After 30 years, the time has come for equal funding for community colleges

As the inevitable politics of the decades-old California community colleges
equalization issue take shape once again, many of us hope that the basic
principles of “equal pay for equal work” and “equal opportunity” for
students will prevail, regardless of which California community college they
attend. After all, this issue is about students and about the communities
that deserve equal service for the tax dollars they invest in a system that
has local responsiveness at its heart.

Despite almost three decades of efforts to correct inequitable funding,
California’s 72 community college districts still receive 72 very different
rates of compensation for full-time-equivalent students (FTES), which is the
basic component of financial support that they receive from the state. The
range of the funding discrepancy is not casual, but spans thousands of
dollars per student. This situation is exacerbated by the fact that
California’s community colleges are almost entirely reliant upon state

By far, the state is the largest contributor to community college funding.
As a result, inequities in funding levels have an overwhelmingly negative
impact since they are unrelieved by other sources of base revenue. Local
governing boards, though elected, lost direct taxing authority with passage
of the 1978 tax measure, Proposition 13, and are unable to generate
additional base financial support to offset the impact of unequal funding.

During the same period since the passage of Proposition 13, the 72 community
colleges districts have become a “system” of community colleges, bound by
the same regulations and held to the same measures of accountability. One
would expect that such a system would be the characterized by uniform
standards of funding both to ensure fairness and to support the outcomes
that are required of all institutions in the system.

The good news is that several years ago a plan was adopted to bring the
underfunded (low-revenue) community college districts to the 90th percentile
of average state funding for community colleges. The plan called for a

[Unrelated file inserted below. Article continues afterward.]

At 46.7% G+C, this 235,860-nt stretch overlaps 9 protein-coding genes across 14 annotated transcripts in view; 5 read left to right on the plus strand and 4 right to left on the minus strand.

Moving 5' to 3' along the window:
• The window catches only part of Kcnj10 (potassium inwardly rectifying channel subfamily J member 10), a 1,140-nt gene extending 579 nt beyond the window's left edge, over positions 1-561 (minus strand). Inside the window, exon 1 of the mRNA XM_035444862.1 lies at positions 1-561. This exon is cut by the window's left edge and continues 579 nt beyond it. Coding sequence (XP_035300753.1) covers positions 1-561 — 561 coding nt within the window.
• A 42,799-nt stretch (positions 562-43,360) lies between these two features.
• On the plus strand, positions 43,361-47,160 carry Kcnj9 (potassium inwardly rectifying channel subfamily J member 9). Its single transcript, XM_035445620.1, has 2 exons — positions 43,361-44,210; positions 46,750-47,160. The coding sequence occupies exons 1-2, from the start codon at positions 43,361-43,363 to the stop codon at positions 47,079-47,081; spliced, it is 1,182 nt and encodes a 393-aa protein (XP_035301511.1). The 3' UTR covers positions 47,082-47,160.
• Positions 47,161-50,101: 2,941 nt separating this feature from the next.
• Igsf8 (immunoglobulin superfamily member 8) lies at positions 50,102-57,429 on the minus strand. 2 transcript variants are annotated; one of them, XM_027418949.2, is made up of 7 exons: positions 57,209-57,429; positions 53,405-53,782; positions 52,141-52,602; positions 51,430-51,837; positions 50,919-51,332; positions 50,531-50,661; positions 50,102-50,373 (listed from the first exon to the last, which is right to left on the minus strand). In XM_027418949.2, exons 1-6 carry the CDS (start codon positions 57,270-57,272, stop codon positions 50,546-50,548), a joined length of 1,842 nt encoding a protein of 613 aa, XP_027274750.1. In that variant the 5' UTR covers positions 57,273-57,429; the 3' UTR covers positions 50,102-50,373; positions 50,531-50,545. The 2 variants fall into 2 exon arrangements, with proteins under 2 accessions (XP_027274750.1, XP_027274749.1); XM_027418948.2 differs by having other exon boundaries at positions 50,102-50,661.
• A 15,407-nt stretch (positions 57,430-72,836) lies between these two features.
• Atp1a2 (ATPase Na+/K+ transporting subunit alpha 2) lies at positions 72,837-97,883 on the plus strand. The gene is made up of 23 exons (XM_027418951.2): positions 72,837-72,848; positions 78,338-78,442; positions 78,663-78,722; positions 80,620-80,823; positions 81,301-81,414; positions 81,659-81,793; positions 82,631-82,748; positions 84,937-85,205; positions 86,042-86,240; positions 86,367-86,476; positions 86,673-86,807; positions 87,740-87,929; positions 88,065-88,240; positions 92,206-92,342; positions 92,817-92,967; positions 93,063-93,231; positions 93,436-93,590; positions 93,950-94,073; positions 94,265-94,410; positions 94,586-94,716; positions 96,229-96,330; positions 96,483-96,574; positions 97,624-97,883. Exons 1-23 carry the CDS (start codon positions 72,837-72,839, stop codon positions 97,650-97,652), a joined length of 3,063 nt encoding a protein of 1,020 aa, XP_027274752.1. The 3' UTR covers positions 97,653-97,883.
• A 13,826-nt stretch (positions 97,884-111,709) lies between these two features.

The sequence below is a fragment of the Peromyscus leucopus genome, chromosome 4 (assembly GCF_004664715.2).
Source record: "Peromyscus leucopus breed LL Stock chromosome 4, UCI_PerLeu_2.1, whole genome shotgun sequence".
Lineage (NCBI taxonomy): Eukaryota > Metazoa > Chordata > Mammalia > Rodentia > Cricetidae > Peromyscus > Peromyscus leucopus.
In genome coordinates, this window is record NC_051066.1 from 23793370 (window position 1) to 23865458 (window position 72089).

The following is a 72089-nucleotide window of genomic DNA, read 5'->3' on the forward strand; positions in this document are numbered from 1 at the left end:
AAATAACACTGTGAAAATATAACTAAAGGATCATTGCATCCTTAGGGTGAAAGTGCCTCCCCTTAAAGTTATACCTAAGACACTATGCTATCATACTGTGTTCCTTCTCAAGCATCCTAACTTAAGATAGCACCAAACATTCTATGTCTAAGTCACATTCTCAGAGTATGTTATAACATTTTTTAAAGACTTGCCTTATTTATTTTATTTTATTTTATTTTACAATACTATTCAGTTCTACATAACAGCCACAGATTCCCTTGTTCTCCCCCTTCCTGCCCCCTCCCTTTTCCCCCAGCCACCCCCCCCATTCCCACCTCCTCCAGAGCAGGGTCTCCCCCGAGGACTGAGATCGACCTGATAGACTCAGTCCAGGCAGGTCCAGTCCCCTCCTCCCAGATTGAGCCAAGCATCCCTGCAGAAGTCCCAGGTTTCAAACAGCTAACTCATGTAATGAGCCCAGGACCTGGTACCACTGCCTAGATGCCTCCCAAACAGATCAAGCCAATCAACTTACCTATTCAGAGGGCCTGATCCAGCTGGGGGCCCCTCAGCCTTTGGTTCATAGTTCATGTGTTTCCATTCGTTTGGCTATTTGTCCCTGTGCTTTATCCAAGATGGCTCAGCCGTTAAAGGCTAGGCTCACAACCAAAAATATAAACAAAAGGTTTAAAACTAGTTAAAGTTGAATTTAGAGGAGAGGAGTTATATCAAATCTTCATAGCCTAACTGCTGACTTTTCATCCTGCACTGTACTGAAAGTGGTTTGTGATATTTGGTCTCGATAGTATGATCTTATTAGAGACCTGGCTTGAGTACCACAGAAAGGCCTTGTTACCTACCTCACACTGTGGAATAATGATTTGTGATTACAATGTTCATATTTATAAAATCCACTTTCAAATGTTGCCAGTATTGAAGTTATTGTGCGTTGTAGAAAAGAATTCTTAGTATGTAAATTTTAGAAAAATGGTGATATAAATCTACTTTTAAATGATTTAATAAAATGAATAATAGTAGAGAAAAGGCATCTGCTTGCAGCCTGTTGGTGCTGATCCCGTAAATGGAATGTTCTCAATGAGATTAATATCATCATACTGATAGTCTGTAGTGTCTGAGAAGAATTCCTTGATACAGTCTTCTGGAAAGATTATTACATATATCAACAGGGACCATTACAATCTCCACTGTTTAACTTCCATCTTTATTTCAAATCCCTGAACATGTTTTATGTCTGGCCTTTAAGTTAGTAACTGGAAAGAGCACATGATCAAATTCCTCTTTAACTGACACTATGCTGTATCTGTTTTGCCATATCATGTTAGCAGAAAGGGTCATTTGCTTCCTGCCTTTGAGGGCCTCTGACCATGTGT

special appropriation of $240 million distributed over three years. Even
better news was the Governor’s appropriation of the first installment of $80
million in “equalization funding” in the Budget Act of 2004, which was
enacted with bipartisan support of the legislature.

The community colleges put this new revenue to good use, from expanding
programs and classes for their communities to hiring more full-time faculty
to many other sorely needed improvements. For example, the additional funds
allowed the lower revenue community colleges to restore hundreds of classes
and offer a new “semester,” known as intercession, which takes place during
the winter break between the traditional fall and spring semesters.

Intercession, in effect, places students on a faster track to graduating and
transferring to four-year colleges and universities.

In 2005, the community college system’s Board of Governors called for a
second installment of $80 million. Unfortunately, the final outcome was $30

Late last fall, the Legislative Analyst’s Office stated that the funding
differences among community college districts, spanning thousands of dollars
per student, have “little correlation to underlying costs–A numerous reports
and hearings in recent years have recognized this disparity and have called
for efforts to equalize funding among districts. In general, equalization
can foster increased fairness–A to ensure that students in different parts of
the state have access to similar levels of educational support, which can
translate into similar levels of educational quality and student services.”

In January 2006, Governor Schwarzenegger’s budget included the third and
final installment in the effort to bring community colleges to the 90th
percentile–$130 million. These monies would effectively put the equalization
effort on firm footing once and for all. New formulas and approaches would
be able to close the gap from that point forward. The Governor’s budget
summary stated: “Fulfilling the Administration’s commitment to equalize
funding rates for the Community Colleges, the Budget proposes a $130 million
augmentation for the final increment of funding necessary to fully equalize
disparities in credit instruction funding levels among colleges, pursuant to
the statutory formula.”

The importance of equalization dollars cannot be overemphasized. These
dollars mean academic and occupational classes and opportunities for
students. These dollars mean additional faculty members and counselors and
librarians. These dollars mean instructional equipment and supplies. And
these dollars mean tutorial and other support that students need if they are
to succeed. Equalization represents an important investment in student
opportunity, as well as in the community’s economic growth and development.

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